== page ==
8 / 10
Leonardo DiCaprio … Rick Dalton
Directed by Quentin Tarantino
Once Upon a Time In Hollywood Review:
There are things we know we’re getting when we see a Quentin Tarantino movie. Endless strings of pop culture, an ensemble cast on their A-Game, poetry written in curse words, and gratuitous feet shots. Tarantino knows that we know these things are coming, and Once Upon a Time in Hollywood is his chance to indulge us in what he wants to show us but also what we know we’re getting. He also makes sure to highlight another key trademark: the completely unexpected.
On the surface, Once Upon a Time in Hollywood is about Leonardo DiCaprio’s Rick Dalton, a washed-up actor and once-leading man of a hit series who now bounces around doing guest spots. A man without an aim who has been pigeonholed. Alongside him is his stunt double and general pal, Brad Pitt’s Cliff Booth, whose Lebowski-like demeanor doesn’t change the fact that he’s a man that wears many hats. They roam about town, bounding from job to job, and cross paths with the wildest parts of the world in what amounts to a 60s set, QT concocted circus.
DiCaprio and Pitt together are peanut butter and jelly, dissimilar flavors that work together and apart, and the built-in layers of the story allow the two of them to explore these characters in often hilarious scenarios. From confronting addiction to fixing the TV antenna and even meeting the Manson family, there’s a funny edge that is ever present, bolstered by the pair. Even DiCaprio, despite proving how hilarious he can be with the likes of Wolf of Wall Street, positions himself as one of driving forces of jokes in the entire piece. Pitt has previously been described as someone with a leading man face best suited for character actor parts, and a role like this is tailor made for someone with those chops. It should surprise no one who saw Pitt in Basterds that he’s got some of the best moments in the entire piece and he milks them for all their worth, and we love every drop.
Margot Robbie as Sharon Tate is also one of the highlights of the film, and the genius of what Tarantino and Robbie do is make the late actress more than this figure of legend. Robbie grounds her into the story by delivering the playful side of Tate, reminding us that she was just like us. Sharon was a person. She had friends. She lived and she loved and she had wishes. She bought presents for her husband. She went to the movies. But Tarantino makes sure we know that she’s also more than that. Tate was an icon and a symbol. One moment of the film even sees a literal halo form around her head from a film projector. She was just like us, she could sit in a theater and laugh, but she’s the one we’re there to watch. Celluloid has christened her.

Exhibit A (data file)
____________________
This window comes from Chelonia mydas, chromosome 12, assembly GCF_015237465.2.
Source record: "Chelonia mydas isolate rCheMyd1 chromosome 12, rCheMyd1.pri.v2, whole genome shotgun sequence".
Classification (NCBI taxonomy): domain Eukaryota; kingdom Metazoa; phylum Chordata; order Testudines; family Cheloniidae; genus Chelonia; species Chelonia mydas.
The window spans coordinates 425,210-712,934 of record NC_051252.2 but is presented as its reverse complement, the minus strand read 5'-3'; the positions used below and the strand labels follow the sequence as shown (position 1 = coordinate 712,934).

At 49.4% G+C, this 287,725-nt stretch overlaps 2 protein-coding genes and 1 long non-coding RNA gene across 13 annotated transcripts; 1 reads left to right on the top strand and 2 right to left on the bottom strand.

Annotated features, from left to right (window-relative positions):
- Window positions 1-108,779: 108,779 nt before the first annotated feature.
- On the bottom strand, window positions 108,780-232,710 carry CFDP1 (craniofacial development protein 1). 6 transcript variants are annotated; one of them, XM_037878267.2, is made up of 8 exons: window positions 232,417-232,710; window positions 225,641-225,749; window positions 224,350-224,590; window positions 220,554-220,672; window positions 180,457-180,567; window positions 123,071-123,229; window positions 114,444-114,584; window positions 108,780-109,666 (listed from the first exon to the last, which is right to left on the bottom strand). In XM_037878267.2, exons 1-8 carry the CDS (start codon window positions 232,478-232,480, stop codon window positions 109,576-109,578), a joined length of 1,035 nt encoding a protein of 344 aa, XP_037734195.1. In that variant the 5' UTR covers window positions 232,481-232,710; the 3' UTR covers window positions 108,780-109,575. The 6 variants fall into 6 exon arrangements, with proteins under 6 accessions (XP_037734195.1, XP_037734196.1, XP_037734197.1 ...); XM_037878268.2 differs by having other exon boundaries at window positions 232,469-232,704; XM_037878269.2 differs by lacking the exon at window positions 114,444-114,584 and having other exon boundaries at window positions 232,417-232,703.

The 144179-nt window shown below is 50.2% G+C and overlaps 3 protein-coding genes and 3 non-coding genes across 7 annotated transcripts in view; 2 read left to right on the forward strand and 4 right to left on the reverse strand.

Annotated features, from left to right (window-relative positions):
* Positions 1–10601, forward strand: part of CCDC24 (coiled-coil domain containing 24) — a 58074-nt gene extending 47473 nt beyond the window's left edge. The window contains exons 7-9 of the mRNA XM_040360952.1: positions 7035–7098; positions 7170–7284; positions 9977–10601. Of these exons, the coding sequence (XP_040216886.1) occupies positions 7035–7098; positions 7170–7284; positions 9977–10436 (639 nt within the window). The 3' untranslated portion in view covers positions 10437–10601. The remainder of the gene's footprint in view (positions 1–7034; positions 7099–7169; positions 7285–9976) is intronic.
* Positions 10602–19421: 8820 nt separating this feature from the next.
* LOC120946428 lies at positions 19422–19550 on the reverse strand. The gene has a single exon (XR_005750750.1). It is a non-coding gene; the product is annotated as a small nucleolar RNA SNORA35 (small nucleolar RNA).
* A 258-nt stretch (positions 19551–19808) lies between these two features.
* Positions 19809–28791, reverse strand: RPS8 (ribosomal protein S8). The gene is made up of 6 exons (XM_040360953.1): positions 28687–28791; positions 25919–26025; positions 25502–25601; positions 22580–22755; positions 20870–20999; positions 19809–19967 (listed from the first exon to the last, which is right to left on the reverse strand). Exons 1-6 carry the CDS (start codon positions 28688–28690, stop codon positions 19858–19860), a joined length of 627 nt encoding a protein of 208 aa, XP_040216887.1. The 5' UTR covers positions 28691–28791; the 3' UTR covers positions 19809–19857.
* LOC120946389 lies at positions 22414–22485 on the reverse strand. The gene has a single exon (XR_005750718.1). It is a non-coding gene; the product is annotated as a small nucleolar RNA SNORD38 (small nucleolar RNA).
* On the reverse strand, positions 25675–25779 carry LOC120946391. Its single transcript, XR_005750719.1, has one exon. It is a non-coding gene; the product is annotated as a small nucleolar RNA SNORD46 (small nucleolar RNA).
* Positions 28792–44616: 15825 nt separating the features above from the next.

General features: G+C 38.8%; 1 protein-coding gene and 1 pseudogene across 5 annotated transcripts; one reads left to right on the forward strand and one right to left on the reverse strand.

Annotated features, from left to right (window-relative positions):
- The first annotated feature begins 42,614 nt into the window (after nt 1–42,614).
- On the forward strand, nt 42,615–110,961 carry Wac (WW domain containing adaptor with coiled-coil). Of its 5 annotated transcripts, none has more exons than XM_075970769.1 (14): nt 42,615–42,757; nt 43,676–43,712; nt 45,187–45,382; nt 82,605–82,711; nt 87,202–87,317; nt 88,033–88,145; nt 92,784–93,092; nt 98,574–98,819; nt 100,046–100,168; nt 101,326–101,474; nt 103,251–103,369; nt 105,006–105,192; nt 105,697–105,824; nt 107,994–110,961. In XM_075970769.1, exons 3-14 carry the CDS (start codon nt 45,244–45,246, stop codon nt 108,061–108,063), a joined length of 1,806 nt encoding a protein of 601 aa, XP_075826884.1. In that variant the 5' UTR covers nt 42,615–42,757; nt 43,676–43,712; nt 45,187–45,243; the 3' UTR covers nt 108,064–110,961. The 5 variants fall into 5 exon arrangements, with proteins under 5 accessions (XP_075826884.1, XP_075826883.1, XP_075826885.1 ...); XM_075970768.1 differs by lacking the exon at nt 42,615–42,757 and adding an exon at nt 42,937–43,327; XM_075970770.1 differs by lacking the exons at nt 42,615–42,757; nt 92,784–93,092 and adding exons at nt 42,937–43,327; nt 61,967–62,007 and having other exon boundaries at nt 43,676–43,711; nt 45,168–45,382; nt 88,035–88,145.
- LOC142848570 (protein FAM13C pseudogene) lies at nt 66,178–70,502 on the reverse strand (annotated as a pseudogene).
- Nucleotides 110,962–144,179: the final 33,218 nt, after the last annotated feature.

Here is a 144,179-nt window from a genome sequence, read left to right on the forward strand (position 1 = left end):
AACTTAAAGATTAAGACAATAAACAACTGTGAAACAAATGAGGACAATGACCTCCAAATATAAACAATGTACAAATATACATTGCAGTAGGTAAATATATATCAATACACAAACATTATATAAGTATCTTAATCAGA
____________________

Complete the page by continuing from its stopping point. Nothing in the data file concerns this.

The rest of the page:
As a cohesive construction though, Once Upon a Time in Hollywood meanders. It has a lot of plates it’s spinning, a lot of fingers in a lot of pies, but sometimes it gets lost in the weeds. Sequences play a little longer than perhaps needed just to soak in the limelight of the moment and the time. Flashbacks lead to flashbacks within flashbacks. At a certain point the audience gets where it’s going, but the movie is still interested in giving the scenic room. Running over two hours and forty minutes, you feel every extra second. But this is Tarantino’s choice of indulgence. He created this playground and he’s going to get every minute on the monkey bars that he can.
There are some distracting elements of Tarantino’s playfulness with his homage to this era though. Frequent shifts from cinema to tv and back become disorienting, funny as they are in the grand scheme of the story and layering of the tale. Furthermore, there’s a completely distracting series of jump-cuts with clearly different continuity on screen than was present before. Seemingly just a fun riff from QT about films of the era, but it’s the kind of thing that pulls some viewers right out of the film. Again though, that’s the purpose at hand, Tarantino is having fun and your mileage may vary if these moments bother you or not.
Below all that, Once Upon a Time in Hollywood is about Quentin. The film has a flashy exterior that evokes what can only be the director’s feelings about the past, a longing for that world of before where LA was a beacon and movie stars were icons. Dig further though and you’ll see this movie is about Tarantino himself: a man with a long career built on wild movies “with a whole lot of killing” is unsure what to do with himself now that he’s in middle-age. He could go off and make some westerns or fall further down the hole. He might take his time to explore the world and figure out what it is he wants, but in the end he’s going to give us what WE want.
That’s why the whole picture of OUATIH works. It wanders and it plods about, but it’s because this journey is about finding your place and what to do when you get there. It’s a movie about how we know what we’re watching is fake because the characters on screen know it; they were there when they shot the TV show or the movie they end up watching on screen. The whole thing is a fantasy in the context and on the meta-level. It’s not real, but that doesn’t matter, because it feels real to us and because we’re getting what we want. That’s what Tarantino knows and what he rediscovers here, the power of cinema and the catharsis it provides. At its core, though, the movie is a fairy tale. It’s a tale about answering the call, going to places with signs that say “Here there be dragons,” and rescuing princesses. It’s right there in the title. How do all those stories begin? Once Upon a Time….
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